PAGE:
The liberal case for leave: Adam Smith Institute

This is a compelling case, and well worth the long read.  It rejects the Little-Englander-hates-all-immigrants argument, and embraces the world-is-bigger-than-Europe argument.   It’s another source that questions the purpose of a European Union, the current European Union in particular.

The case contains a lot of relevant facts, and well-based arguments.  Far from assuming a competent UKGov post-Brexit, it accounts for the reality that a post-Brexit UK will be managed by a EurIn Conservative UKGov with an equally EurIn civil service.

The case even proves the irrelevance of the “influence in Europe” argument.

I particularly like the one paragraph that says, “Looking back, the EU was (and is) an old ideology in a hurry.”

The case’s concluding paragraphs:

“So a parochial inward-looking “little Europe” and a demographically declining one, ranged against an expansive, liberal and global outlook. This vision certainly doesn’t want to go back to the past: of barriers, blocs, and narrow-mindedness.

“The crux of the matter is that we in Britain want trade and cooperation; our EU partners want merger and a leashed hinterland. Are we prepared to spend another generation or more dancing around this basic fact while the rest of the world moves on?”

EFTA States and the Philippines sign Free Trade Agreement

Yep.  You read that right.  EFTA can clearly see where the future lies.

Russia runs rings around Europe with gas pipes, but not as one would like

On 02May2016, the EU Observer published an opinion about Russia’s tactics with gas pipes.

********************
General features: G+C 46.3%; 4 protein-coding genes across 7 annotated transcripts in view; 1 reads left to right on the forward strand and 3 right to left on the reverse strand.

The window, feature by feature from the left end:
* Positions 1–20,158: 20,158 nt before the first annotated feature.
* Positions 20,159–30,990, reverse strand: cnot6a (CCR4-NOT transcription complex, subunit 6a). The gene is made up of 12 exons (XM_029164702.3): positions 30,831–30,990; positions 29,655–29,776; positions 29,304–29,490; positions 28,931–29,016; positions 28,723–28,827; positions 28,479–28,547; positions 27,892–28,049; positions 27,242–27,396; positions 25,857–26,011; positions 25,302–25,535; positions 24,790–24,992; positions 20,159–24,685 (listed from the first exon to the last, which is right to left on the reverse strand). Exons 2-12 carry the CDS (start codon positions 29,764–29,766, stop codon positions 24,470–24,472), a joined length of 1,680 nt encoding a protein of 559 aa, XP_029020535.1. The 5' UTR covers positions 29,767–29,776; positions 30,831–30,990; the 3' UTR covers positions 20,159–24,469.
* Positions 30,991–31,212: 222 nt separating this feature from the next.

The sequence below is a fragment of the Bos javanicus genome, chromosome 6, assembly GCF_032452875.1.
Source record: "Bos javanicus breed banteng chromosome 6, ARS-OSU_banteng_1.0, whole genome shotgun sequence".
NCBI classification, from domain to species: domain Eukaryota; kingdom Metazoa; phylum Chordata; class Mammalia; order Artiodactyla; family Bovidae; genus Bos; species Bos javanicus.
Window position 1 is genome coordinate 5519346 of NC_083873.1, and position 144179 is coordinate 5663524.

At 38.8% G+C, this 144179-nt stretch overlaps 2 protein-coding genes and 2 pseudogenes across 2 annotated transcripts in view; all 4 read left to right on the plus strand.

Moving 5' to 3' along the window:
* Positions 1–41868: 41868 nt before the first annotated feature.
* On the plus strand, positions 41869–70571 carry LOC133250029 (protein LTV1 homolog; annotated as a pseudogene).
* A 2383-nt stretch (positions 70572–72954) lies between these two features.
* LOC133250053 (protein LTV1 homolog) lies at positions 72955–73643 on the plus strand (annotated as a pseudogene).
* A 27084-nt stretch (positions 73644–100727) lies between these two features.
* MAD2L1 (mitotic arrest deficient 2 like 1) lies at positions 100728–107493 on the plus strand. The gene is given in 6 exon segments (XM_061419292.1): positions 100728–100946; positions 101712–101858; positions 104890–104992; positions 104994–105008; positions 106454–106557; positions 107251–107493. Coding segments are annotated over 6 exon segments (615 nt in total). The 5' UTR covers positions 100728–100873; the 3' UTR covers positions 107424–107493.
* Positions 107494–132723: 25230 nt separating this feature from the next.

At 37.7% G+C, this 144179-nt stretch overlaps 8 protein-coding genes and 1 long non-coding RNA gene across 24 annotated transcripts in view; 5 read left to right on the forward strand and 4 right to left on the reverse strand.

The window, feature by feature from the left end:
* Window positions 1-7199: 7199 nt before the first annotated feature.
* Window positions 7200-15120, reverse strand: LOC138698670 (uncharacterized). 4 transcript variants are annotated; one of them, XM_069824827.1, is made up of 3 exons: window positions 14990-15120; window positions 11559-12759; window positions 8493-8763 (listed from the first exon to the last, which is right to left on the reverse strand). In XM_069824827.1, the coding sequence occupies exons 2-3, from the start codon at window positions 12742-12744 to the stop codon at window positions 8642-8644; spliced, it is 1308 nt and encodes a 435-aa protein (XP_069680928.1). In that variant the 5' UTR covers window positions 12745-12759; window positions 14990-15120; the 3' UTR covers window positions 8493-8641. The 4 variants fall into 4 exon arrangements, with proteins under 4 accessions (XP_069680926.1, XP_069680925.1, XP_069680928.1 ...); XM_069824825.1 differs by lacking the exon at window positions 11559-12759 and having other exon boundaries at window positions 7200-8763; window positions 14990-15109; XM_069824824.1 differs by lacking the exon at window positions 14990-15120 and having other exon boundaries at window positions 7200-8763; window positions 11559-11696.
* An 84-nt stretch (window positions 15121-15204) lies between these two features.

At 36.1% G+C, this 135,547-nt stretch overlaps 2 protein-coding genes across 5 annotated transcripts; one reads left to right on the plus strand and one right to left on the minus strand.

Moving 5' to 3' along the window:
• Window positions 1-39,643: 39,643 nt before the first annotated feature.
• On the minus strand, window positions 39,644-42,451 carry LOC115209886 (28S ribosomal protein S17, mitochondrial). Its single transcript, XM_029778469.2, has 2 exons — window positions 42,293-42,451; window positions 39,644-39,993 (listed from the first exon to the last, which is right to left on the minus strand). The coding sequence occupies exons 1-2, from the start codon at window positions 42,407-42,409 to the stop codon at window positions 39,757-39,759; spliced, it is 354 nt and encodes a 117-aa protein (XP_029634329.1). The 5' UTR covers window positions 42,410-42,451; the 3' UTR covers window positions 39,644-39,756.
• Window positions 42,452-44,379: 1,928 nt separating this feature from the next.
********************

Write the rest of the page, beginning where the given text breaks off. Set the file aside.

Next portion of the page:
Basically, it’s disinformation via divide-and-rule.  Russia takes advantage of relative greed & fear of European sovereign states, to obtain political power.  And the result is that EU nations allow themselves to squabble amongst themselves as to who is going to get some cash, at the cost of an actual energy union (or a single market for energy).

It’s quite amazing that European governments think that they want federalism, when at the first occasion they have to make some cash (or so they think), they play to win and refuse to co-operate with others.  It’s exactly the behaviour of “solidarity” that I expect.

Russia knows Europeans better than the European do.  Smart Russia!

How 'flexible' can the UK actually be on EU data protection law?

On 04May2016, the Register re-published a blog of Amberhawk Training Ltd analysing how UKGov might be when implementing EU data protection law.

This is a heavy-ish technical piece, but worth the time understanding it.  It’s not immediate obvious what the issue is.  In short, the blog identifies that UKGov wants EU law to have minimal effect in the UK - for reasons not specified - and questions whether the UKGov’s position is lawful.

But the UK state is largely decentralised, so the Information Commissioner can sue UKGov for breaking EU law.  Will that happen?

This issue is both a friend and foe of both Brexiteer and EurIneer alike.

Seven blunders from the Centre for European Reform

On 28Apr2016, the CER published a good-quality comment on the challenges of fulfilling Brexit.  The comment is about the mechanics of Article 50 of the Treaty of the European Union, it is not a comment about the principle of Brexit per se.

There is a strong alignment of the comment to Flexcit para 4.1.

“If a post-Brexit Britain changed its mind, it would have to follow a painful accession process. Britain would struggle to secure the opt-outs from the euro and Schengen that it enjoys today. Most of its political capital in Europe would already have been spent.”

Precisely.  If a Brexited Britain wants back in, then UKGov will have to be more honest with the people than it was in 1971.